The QVS Fellow will assist with Metrowest Worker Center-CASA’s (MWC-CASA) coordination of health care delivery to injured immigrant workers; outreach to faith community allies in building support of MWC-CASA and other immigrant worker centers in the region; support wage theft campaigns and legislative campaigns; and general support of the functioning of a small organization. The project offers the opportunity to engage extensively with MWC immigrant membership, as well as participate in public outreach. Precise job description will be defined jointly with project coordinator, taking into account the Fellow’s language abilities, skills & interests. Additional language skills, Spanish and/or Portuguese, a plus.

Neighbor to Neighbor Massachusetts

Neighbor to Neighbor MassachusettsWe are the New Majority: people of color, immigrants, women and the working class on a path to liberation. Our statewide membership organizes to put people and planet before profit. In an era of income inequality, environmental degradation and racism, our chapters build power to confront this triple crisis in Massachusetts. We fill the ballot with our votes. We fill the streets with our voices. We seed the new alternatives that put power and decision-making in our hands. We are certain that a new world is possible and that we are the ones to build it.

N2N's organizing model is broad and deep. In the broad, we cast as wide a net as possible through door knocking and public events. From there, we start the process of going deeper through one on ones and inviting potential members with leadership potential to chapter meetings where they engage more directly in in-house and external leadership development training.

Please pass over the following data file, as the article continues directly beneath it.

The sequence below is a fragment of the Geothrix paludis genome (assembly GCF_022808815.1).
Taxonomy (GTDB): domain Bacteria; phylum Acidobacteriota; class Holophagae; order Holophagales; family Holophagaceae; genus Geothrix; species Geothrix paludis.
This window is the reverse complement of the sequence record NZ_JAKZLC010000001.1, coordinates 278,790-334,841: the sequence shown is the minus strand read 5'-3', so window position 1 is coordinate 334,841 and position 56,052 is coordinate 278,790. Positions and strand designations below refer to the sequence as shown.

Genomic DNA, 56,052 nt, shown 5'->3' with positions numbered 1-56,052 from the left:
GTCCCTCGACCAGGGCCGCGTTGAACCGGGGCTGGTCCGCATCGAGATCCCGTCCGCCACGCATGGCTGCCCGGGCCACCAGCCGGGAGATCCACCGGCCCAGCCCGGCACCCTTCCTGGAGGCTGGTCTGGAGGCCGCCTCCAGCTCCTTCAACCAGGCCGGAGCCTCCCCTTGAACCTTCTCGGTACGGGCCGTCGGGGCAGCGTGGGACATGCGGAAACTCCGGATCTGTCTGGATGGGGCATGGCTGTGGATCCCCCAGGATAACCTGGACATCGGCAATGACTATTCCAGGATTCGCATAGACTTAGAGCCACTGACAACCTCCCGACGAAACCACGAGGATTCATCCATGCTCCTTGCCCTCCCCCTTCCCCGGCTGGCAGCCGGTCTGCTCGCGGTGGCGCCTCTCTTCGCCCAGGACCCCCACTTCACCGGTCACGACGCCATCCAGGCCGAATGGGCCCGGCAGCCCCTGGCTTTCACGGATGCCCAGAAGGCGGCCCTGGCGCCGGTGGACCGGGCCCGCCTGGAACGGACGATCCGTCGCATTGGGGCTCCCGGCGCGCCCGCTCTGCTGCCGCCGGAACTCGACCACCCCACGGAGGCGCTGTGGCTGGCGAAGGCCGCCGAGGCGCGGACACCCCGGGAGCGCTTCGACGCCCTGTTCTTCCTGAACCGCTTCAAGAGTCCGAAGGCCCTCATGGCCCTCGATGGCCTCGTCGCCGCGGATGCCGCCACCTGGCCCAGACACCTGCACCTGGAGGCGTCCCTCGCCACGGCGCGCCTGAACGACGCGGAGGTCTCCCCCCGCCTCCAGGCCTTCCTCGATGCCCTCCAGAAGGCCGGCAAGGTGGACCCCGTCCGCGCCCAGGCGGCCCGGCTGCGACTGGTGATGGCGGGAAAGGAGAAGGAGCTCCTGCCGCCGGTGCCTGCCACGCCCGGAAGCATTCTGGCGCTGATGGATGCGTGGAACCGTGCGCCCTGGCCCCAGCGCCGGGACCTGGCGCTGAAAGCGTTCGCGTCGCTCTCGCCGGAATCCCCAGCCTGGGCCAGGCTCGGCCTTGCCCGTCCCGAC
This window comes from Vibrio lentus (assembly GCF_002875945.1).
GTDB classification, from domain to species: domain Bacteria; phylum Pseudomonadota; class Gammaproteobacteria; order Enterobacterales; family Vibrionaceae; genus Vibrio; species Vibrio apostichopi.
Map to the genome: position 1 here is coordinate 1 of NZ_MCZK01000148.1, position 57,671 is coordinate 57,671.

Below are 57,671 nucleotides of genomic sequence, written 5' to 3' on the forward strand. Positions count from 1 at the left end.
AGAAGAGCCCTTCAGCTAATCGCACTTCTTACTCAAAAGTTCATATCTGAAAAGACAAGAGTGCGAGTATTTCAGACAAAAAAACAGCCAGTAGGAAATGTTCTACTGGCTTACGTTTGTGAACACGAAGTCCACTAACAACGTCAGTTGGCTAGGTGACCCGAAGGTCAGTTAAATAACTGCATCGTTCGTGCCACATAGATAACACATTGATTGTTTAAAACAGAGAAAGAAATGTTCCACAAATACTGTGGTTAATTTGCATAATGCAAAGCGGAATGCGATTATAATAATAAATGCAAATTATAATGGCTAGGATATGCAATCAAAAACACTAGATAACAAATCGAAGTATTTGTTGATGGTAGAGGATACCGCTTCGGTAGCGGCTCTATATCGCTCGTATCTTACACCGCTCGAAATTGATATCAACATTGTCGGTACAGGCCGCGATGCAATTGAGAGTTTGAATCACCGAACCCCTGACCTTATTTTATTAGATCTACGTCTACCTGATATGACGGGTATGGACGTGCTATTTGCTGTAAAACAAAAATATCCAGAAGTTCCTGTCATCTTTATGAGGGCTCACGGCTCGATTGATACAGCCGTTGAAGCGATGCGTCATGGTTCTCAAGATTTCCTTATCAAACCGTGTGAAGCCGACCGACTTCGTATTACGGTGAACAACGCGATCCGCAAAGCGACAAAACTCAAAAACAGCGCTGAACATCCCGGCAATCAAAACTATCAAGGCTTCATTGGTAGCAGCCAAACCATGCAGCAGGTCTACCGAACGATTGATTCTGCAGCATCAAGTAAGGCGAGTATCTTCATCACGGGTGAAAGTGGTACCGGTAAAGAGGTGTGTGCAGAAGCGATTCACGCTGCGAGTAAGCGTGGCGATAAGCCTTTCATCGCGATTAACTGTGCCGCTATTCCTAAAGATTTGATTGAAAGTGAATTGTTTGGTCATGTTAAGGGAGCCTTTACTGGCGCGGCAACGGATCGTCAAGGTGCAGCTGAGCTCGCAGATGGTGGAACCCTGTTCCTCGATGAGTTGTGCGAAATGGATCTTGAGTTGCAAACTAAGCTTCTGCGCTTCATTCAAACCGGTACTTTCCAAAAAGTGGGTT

The QVS Fellow will serve as a Coordinator who works closely with our Organizing/Political Director. Our Director oversees the work of three chapter organizers (Lynn, Springfield and Holyoke). He really needs help and support because the work load is HUGE! In this position, you would have a hand in just about everything we are doing. Under our Director's guidance, you would learn the depth and breadth of a fairly complex organizing model of a multi-issue organization that works with different communities. Specifically, you would support us in such tasks as research, planning and execution, media and communications, joining and leading canvassing teams, and organizing public or community events.

Boston Support Meeting

We have welcomed QVS Fellows to Boston for the first time in August 2015, under the care of Friends Meeting at Cambridge, and with support from Beacon Hill, Fresh Pond, Framingham Friends Meeting, and Wellesley Monthly Meetings.

We are so grateful for the continued support and welcome received in Boston, and are excited to continue the work for justice in Boston.

Contact #QVSBOS

There are many ways you can support the QVS Boston program and amazing Fellows, contact City Coordinator, Hilary Burgin, for more information about ways to be involved!

Current Year Fellows (click on any picture for more information)

Kateri Boucher